Tennessee farmer wins injunction against USDA in loan forgiveness dispute


A federal judge in Tennessee ruled in favor of a Tennessee farmer by placing an injunction on the USDA in its attempt to grant federal loan forgiveness only to non-whites.

The Southeast Legal Fund and the Mountain States Legal Fund have teamed up to represent Union City Farmer Robert Holman as it disputes a provision of the American Rescue Plan Act (ARPA) that allows for automatic loan forgiveness of up to 120% of a federal loan to farmers or ranchers who are in a “socially disadvantaged position,” which is defined as “black, American Indian / residents of Alaska. Native, Hispanic or Asian, or Hawaii / Pacific Islander. “

The court order estimated that while there was no limit on the amount of loans that could be made, $ 3.8 billion had been allocated to the program, and without an injunction these funds could disappear pending resolution of the case.

The Wisconsin case issued a temporary restraining order on the USDA loan program, but Thursday’s ruling by US District Judge S. Thomas Anderson created an injunction against USDA, suspending the distribution of funds through the program until the case was resolved.

“The reason that is so important is that the USDA cannot spend all the money and go to court and say that this is now a controversial issue,” said Braden Bouchek, director of litigation at the Southeastern Legal Foundation. “Now the government will have to provide new information to show that it has a legal basis to do this, and this is the only way to fix it.”

Anderson took into account the Wisconsin case in his judgment, along with similar cases against the USDA in Texas and Florida, and the case of Tennessee restaurant owner Antonio Vitolo, owner of Jake’s Bar and Grill in Harriman.

Vitolo also received an injunction associated with an ARPA initiative targeting minority restaurant owners.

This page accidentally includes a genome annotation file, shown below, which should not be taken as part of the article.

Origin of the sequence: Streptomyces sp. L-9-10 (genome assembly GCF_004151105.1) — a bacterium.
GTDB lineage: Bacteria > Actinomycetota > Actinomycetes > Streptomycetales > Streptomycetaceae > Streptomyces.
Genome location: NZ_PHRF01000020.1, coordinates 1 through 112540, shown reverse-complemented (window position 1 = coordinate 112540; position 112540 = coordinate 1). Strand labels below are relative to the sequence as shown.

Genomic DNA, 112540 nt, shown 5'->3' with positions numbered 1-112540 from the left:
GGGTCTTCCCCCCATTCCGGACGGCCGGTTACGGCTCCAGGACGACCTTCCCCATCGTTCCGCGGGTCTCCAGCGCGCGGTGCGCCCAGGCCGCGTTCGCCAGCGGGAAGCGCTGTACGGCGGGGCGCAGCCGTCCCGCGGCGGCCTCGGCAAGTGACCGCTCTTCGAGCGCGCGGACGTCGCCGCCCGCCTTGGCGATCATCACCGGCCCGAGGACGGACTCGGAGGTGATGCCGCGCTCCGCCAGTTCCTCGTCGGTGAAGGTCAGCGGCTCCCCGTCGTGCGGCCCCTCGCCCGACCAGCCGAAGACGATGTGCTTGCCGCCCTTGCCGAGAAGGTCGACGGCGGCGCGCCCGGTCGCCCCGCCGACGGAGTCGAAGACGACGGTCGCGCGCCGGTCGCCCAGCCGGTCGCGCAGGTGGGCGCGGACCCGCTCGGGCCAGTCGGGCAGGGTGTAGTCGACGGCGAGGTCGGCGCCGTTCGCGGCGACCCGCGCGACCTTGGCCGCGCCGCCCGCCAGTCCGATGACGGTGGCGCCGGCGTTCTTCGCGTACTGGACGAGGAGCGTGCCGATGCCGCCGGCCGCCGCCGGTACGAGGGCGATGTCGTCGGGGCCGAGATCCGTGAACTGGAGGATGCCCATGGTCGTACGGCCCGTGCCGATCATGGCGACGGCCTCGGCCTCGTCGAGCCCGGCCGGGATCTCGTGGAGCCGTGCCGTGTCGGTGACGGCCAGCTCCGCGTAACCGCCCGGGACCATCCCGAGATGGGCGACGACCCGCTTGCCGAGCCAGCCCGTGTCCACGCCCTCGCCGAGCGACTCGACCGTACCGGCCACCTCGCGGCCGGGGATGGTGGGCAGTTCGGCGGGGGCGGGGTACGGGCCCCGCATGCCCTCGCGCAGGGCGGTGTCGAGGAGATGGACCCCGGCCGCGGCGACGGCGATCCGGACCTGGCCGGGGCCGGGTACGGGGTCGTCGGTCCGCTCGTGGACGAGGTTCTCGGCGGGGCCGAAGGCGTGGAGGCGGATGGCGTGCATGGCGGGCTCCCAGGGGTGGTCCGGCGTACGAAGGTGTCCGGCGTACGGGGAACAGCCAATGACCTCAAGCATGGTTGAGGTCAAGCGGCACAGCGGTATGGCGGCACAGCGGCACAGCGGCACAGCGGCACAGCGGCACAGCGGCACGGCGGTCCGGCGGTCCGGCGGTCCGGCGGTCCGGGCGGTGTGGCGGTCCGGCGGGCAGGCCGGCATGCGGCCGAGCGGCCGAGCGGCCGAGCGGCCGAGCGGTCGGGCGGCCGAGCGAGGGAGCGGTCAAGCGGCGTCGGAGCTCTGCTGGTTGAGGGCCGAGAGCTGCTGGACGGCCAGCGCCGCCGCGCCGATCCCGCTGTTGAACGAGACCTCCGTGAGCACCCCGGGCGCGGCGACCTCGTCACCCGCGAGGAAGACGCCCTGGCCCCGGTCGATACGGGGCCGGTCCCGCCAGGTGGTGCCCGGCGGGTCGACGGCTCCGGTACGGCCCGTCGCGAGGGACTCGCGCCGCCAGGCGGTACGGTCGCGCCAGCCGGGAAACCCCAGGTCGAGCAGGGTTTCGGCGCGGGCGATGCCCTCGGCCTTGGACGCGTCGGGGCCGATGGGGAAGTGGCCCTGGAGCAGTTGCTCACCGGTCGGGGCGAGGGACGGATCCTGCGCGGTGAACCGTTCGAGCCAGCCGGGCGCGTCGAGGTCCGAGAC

“The Biden administration is using justice as a license to punish Americans – farmers here – because of their skin color,” said Kimberly Hermann, general counsel for the Southeastern Legal Foundation. “The court order makes it clear to President Biden that racially exclusive programs, whether on a farm or in a school, are unconstitutional.”

The Anderson ruling stated that Holman had “a significant likelihood of winning,” and therefore the injunction was applied nationwide, as it was shown that Holman “would suffer irreparable harm from being excluded from this program solely on the basis of his race. “

“What needs to be done for the Biden-Harris administration to abide by the Constitution?” asked William E. Trahman, General Counsel of the Mountain States Legal Fund. “Now that their discriminatory farming and ranch cancellation has been ordered by another court as a violation of the equal protection clause, the writing hangs on the wall. It’s time to treat all of us like Americans, regardless of our skin color. The pandemic did not discriminate when it harmed farmers and ranchers last year, and the government should not discriminate now. Racial segregation was wrong before, wrong now and will be wrong forever. “

The parties have 14 days to present the proposed timetable to the judge, after which he will set the timetable for the proceedings.

“To end racial discrimination, racial discrimination must end,” Bouchek said.

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Tags: news, Tennessee, Farm, condition

Original author: John Styfe, member of The Center Square

Original location: Tennessee farmer wins injunction against USDA in loan forgiveness dispute

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